The dumplings were not as I remembered.
I had recalled them in exquisite detail: their pliant, near-translucent skin, the spiraling closure of exactly eighteen hand-wrought folds. The pressure of chopsticks squeezed the skin enough to lift a dumpling from the base of the bamboo steamer basket, but not enough to rupture it before it had been deposited into the mouth, upon the tongue, where, because the temperature of the broth within was hotter than the outer skin, and because the meat within was firmer and more substantial, the dumpling possessed a living, organ-like quality; it seemed to pulse, and biting into it gave one the impression of biting into a beating heart.
When you bit into a pork and crab dumpling at Din Tai Fung Restaurant in the Chaoyang district of Beijing, the skin ripped to release a surge of fragrant broth. As the broth pooled in the lower pockets of your mouth, you chewed into the soft lump of meat, seasoned with ginger, chive, sesame and soy, a dark flavor, fermented and faintly sweet. The whole process —bite, chew, swallow—took a few seconds. The sensory experience contained within those seconds is, I think, the closest I have ever come to ecstasy.
• • •
The year we lived in China, my fiancé and I made pilgrimages to Din Tai Fung on special occasions: Christmas; birthdays. We’d order pots of pu’er tea and pitchers of chilled plum juice, chicken thighs marinated in Shaolin rice wine, chopped cucumbers in vinegar and sesame oil, dumplings by the dozen. We’d eat ourselves into a stupor and then, in states of dizzy bliss, wander back out into the city to walk the long way home.
Three years later, after we were married, we returned to Beijing. My former fiancé, now my husband, had been awarded a Fulbright to do research in China, and I’d come along for a few weeks to get him settled.
I was afraid of the year ahead, the thousands of miles and dozen time zones that would separate us. We had already been apart for two years by then, attending graduate schools in different states, and I feared that a terrible, non-geographical distance was growing between us. But I couldn’t articulate these fears to my husband, nor even to myself. I was not willing to admit the possibility of doubt.
Before I left Beijing, we returned to Din Tai Fung and ordered our favorite soup dumplings. Were they as flawless as they’d been three years earlier? I don’t know. I was distracted, and couldn’t taste much at all.
• • •
I had not eaten soup dumplings since then, but recently I had occasion to attend a conference in Seattle, which is home to one of the only branches of Din Tai Fung in the United States.
The restaurant was miles from the conference, technically not even in Seattle but the nearby suburb of Bellevue. Still—as I assured friends I was trying to recruit—it wasn’t impossibly far, and the dumplings were worth it.
So one night, a friend and I set out from Seattle to add our names to the restaurant’s long wait list. Other friends would join us within the hour. As our taxi crossed Lake Washington toward the suburbs, I rested my hands on my fluttering stomach, giddy with anticipation: soon I’d be in the presence of the sublime.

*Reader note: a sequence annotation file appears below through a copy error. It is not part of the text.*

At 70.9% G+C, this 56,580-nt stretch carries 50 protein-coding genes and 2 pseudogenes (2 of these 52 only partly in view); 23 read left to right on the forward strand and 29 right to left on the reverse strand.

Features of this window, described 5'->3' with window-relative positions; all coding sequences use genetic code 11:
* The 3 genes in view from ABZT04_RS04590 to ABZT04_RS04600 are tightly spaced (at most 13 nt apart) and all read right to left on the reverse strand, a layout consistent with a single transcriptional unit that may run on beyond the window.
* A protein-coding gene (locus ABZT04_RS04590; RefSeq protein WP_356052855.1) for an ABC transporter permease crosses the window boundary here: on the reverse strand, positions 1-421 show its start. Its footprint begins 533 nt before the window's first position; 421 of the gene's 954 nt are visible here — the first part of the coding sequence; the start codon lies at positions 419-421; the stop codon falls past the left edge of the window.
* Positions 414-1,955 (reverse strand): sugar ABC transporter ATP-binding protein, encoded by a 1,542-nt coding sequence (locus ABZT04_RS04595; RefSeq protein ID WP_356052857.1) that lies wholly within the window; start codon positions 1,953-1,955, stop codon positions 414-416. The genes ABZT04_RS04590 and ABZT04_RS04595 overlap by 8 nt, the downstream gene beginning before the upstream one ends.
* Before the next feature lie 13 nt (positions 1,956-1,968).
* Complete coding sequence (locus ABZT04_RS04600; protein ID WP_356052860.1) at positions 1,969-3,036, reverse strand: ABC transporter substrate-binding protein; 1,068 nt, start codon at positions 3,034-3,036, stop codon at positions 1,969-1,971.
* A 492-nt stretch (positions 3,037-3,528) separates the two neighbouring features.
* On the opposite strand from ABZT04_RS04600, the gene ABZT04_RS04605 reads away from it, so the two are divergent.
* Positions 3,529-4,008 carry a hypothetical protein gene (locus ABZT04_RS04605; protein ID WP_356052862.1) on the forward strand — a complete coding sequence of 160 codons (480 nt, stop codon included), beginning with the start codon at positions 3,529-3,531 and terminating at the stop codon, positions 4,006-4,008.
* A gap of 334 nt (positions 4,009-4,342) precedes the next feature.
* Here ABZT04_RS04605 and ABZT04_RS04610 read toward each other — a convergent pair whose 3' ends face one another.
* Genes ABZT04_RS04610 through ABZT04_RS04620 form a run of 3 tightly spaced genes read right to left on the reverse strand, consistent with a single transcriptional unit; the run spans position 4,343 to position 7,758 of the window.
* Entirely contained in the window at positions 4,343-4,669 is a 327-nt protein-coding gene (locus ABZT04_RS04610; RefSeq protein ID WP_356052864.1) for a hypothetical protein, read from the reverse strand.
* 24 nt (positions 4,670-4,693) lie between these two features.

Everything after that was wrong. Din Tai Fung Beijing had been an upscale restaurant of leather banquets and white linen tablecloths. Din Tai Fung Bellevue was in an overlit mall of furniture stores and video arcades; it was as loud and glaring as any cheap chain.
The friend I’d come with fell ill soon after our arrival and caught a cab back to Seattle. Then my other friends called to cancel after getting terribly lost en route. I hung up and paced the halls, contemplating the sadness of solo mall dining. My friends called back minutes later to say they’d come, after all, but they did not sound pleased about it.
I kept pacing. I took a photo of the restaurant’s exterior and debated sending it to my husband.
It was nine months since he’d returned from China, and we were no longer together. We’d been undone by predictable things: time and distance and change. Since we’d separated, I often wrote letters to him with no intention of sending them. I wrote them in my head, or on the back of a napkin, or typed them as memos on my phone. There were things only he would understand, things I didn’t know how to tell anyone else. We’d been together nine years. I’d only ever been to Din Tai Fung with him.
My friends arrived after more than an hour in the taxi, looking battle-worn and grim. When we sat to eat, their eyes flicked impatiently around the room, their jaws pulled tight. At least our food came quickly: soup dumplings in bamboo steamers, side dishes of shiny greens. “The dumplings are really good,” my friends said, which was their kindness to me, because we’d arrived at this table at great time and expense—it wasn’t worth it—but we were stuck here, in horrible Bellevue, at the horrible mall, and they were trying to make the best of it.
I was trying not to cry. The whole ordeal was my fault, and in forcing it I had profaned a thing I loved.
I stretched my chopsticks toward the steamer basket and began another letter to my husband in my head. I’m sorry, I wrote, the dumplings were not as I remembered.
But I raised one to my mouth anyway, and set it on my tongue, and perceived for a moment the hot and pulsing heart of it before I bit through the skin.
Ariel Lewiton‘s essays and stories appear in Vice.com, The Paris Review Daily, Ninth Letter, Wag’s Revue, and elsewhere. She has an MFA from the University of Iowa’s Nonfiction Writing Program and is a former writing fellow at Virginia Center for the Creative Arts. She lives and teaches in Iowa City.